February 2012

Worm Factory 360 | 2-14-12

I checked on my WF-360 system today to see how things are coming along. It seems the worms have once again done well with the food materials I added last time. Given the (larger) quantity, I’m thinking the freezing definitely helped.

Still plenty of recognizable food materials in there, but I could easily get away with adding some more food if I wanted to. Me being me – I’ve decided to just let the worms continue munching away on what’s there.

Lots of worms hanging from the bottom of the second tray when I lifted it up, and lots more down in the first tray. If I do decide to harvest some vermicompost this month, I’m sure I’ll be needing to separate plenty of worms from it as well.


The material in the first tray is looking quite nice, though – so it probably won’t be long before I do harvest. Hopefully by holding off on feeding this week I’ll encourage the worms to work on some of that unprocessed bedding.

Still no worms down in the reservoir, so I’m happy about that!
8)


IMPORTANT: Remember, today (Feb 14) is the deadline for submitting your entry for the February Worm Factory 360 contest – the draw will be tomorrow. As mentioned previously, this is actually the LAST chance (at least for now) to win one of these bins! All you have to do is fill out a short (Nature’s Footprint) survey on the Red Worm Composting contest page.


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Waste Optimization Update

I wanted to add a quick update for my “Waste Optimization Challenge” experiment today, letting everyone know that everything is now up and running.

I removed the carrot chunks from the freezer, along with a whole carrot I decided to add to our experimental bin as well. I chose one of my basement bins that seems to have a decent population of worms in it. These (basement) bins are open systems, with thick layers of bedding on top of the composting zone – but I have actually decided to use a lid (with some big air holes) for our experimental bin. I really don’t want to be removing the top bedding all the time – remember, I plan to take a lot of photos – and I certainly don’t want to just leave the carrots to sit out completely exposed either!

I also decided to add an old towel directly on top of the carrot zone so as to encourage the worms to come up (big holes in lid will let in a lot of light).

Just so you know, I’m considering this “Day 0”, and all future updates will have the associated day number. (Will be easier to see how long it’s been since the start)

Should be fun!
8)

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Damon’s Vermi-Vetch Garden

My latest “Worm Brief” (at time of writing) was inspired by this video that RWC worm-friend, Damon, recently shared with me.

I myself have toyed with the idea of growing vetch as an N-rich material for my worm beds (and composting systems in general), but have always worried about it getting out of control. I think Damon’s approach is a great way to keep the vetch in check, while also providing the worms with a good habitat.

I’m definitely going to be trying something similar this year – perhaps with some sort of “worm tower” placed in the middle of the bed so I can easily add waste materials as well.

Thanks again to Damon for sharing! Please give him a “Thumbs Up” if you are a YouTube user, and be sure to check out his cool site, Greenhorn Gardening!
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The Waste Optimization Challenge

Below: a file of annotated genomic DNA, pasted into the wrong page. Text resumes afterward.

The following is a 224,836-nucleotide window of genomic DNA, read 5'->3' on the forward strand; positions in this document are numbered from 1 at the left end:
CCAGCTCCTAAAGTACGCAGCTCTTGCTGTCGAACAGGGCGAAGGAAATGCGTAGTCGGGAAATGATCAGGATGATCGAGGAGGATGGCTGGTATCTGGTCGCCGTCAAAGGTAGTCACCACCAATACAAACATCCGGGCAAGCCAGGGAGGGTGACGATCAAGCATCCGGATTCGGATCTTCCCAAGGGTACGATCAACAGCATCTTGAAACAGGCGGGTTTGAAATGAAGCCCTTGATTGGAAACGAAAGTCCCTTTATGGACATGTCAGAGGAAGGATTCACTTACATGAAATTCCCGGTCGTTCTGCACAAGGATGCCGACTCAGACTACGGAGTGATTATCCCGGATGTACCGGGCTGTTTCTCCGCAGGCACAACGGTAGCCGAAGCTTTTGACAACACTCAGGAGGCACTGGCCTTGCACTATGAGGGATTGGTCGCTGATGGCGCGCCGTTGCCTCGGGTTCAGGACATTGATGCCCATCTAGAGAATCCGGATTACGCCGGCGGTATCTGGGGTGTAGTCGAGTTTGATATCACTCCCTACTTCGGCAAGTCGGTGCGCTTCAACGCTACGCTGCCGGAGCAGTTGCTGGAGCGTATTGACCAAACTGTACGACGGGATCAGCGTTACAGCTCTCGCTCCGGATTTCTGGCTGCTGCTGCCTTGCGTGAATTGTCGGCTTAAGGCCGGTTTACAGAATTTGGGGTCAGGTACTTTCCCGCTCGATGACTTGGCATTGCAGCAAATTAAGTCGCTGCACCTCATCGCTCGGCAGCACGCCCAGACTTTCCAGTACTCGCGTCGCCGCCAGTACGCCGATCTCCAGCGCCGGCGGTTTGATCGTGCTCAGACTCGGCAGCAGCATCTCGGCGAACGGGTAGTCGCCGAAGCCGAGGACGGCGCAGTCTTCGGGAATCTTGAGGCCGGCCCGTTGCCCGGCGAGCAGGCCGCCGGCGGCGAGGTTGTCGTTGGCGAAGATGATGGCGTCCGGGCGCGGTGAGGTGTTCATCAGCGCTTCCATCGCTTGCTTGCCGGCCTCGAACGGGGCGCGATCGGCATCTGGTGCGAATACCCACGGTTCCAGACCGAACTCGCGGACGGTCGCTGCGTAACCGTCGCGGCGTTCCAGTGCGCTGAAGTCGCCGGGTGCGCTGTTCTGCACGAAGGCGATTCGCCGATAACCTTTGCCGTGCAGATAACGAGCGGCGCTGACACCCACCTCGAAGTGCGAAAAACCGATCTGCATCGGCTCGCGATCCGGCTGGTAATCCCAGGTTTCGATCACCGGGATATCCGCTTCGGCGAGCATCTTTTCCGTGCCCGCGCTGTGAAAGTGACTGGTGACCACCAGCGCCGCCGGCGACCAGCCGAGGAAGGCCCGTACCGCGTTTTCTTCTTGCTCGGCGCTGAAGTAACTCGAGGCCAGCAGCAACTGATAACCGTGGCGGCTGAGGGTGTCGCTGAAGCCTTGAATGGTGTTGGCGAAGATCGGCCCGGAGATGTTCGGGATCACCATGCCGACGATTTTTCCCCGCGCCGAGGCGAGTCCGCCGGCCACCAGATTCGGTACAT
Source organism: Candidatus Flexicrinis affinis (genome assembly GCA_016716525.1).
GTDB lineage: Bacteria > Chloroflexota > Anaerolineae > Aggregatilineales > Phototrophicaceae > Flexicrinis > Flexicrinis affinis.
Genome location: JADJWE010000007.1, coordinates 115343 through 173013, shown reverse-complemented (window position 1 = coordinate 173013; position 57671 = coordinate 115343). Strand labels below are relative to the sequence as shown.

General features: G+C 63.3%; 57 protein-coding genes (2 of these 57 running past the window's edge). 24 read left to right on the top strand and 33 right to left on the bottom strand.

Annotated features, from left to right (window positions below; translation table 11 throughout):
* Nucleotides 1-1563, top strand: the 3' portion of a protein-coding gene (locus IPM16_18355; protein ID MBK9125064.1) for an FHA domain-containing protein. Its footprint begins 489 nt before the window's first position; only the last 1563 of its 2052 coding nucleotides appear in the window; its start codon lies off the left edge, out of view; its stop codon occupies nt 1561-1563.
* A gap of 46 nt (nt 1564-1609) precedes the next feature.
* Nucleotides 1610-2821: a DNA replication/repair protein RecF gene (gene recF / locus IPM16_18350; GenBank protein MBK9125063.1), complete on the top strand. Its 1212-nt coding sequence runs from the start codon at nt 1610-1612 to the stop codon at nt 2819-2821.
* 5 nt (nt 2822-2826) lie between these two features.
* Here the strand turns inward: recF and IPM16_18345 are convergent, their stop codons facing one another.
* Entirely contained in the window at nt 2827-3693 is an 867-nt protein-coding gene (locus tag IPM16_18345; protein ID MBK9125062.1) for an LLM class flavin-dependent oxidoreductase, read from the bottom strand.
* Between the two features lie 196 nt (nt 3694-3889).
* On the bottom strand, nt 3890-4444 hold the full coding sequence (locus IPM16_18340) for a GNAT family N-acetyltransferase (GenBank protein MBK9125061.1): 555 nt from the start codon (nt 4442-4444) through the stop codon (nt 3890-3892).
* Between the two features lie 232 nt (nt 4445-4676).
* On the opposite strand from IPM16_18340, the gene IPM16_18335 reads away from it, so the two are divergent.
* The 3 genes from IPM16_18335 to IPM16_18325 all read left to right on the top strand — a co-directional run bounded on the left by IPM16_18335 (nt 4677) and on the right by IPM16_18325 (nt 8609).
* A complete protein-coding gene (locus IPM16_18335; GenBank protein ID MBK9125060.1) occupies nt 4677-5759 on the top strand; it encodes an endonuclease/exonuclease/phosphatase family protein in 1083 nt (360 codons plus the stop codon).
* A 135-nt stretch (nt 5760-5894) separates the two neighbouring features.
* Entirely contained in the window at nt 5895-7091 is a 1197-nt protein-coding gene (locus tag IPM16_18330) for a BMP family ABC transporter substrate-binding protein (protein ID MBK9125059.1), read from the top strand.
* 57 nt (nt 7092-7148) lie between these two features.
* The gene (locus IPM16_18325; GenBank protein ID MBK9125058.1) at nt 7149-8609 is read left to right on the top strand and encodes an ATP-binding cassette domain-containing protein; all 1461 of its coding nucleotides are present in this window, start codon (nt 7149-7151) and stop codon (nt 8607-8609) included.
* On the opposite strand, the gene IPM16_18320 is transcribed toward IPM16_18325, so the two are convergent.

My recent focus on “optimizing” waste materials for my Worm Inn and WF-360 systems has inspired me to set up a fun little experiment. In a sense, this could be considered the replacement for my “Particle Size Experiment” – but the cool thing is that it’s much simpler, and more-easily monitored.

The basic idea here is to compare the vermi-processing times of equal quantities of carrots that have been “optimized” in different ways. Two of the treatments will feature coarsely chopped carrots – one batch that has been frozen/thawed, the other one simply being left to sit in the fridge (until the frozen ones are ready to be used). The other treatment – added as an afterthought – will be the frozen/thawed/aged carrot ribbons, originally made for my Euros vs Reds experiment.

I made the carrot chunks, destined for the freezer (middle image below), a wee bit…uhhhh…chunkier than those headed for the refrigerator (you know me and my efforts to help the “underdogs”), but ALL three treatments weigh 212g, so essentially equal amounts of carrot biomass. NO, this is not a serious scientific study, by any means – but regardless, it should at least demonstrate how various optimization approaches can potentially help our worms to process waste materials more quickly!



Once the wastes are ready to go (I’ll likely let the frozen carrots thaw out tomorrow), I will then add them all to the same active worm bin, up near the surface – and basically just watch to see what happens over the course of several weeks. I am aiming to take photos every day so I can (hopefully ) create a little time lapse video once the experiment is finished.

Should be fun!
8)

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Euros vs Reds-2-09-12

Quick update on the Euros vs Reds Head to Head Challenge front! I decided to check on my two bins yesterday. For one thing, I wanted to determine the number of worms in each bin – plus I wanted to feed them for the first time (not including the food that was mixed in when setting up).

As you may recall from my last update, I added six medium-sized Euros along with two cocoons to their system, and just left the Red Worm bin as-is. I could only find three of the Reds at the time, but I figured that – worse case scenario – they might simply end up being at more of a disadvantage out of the starting gates.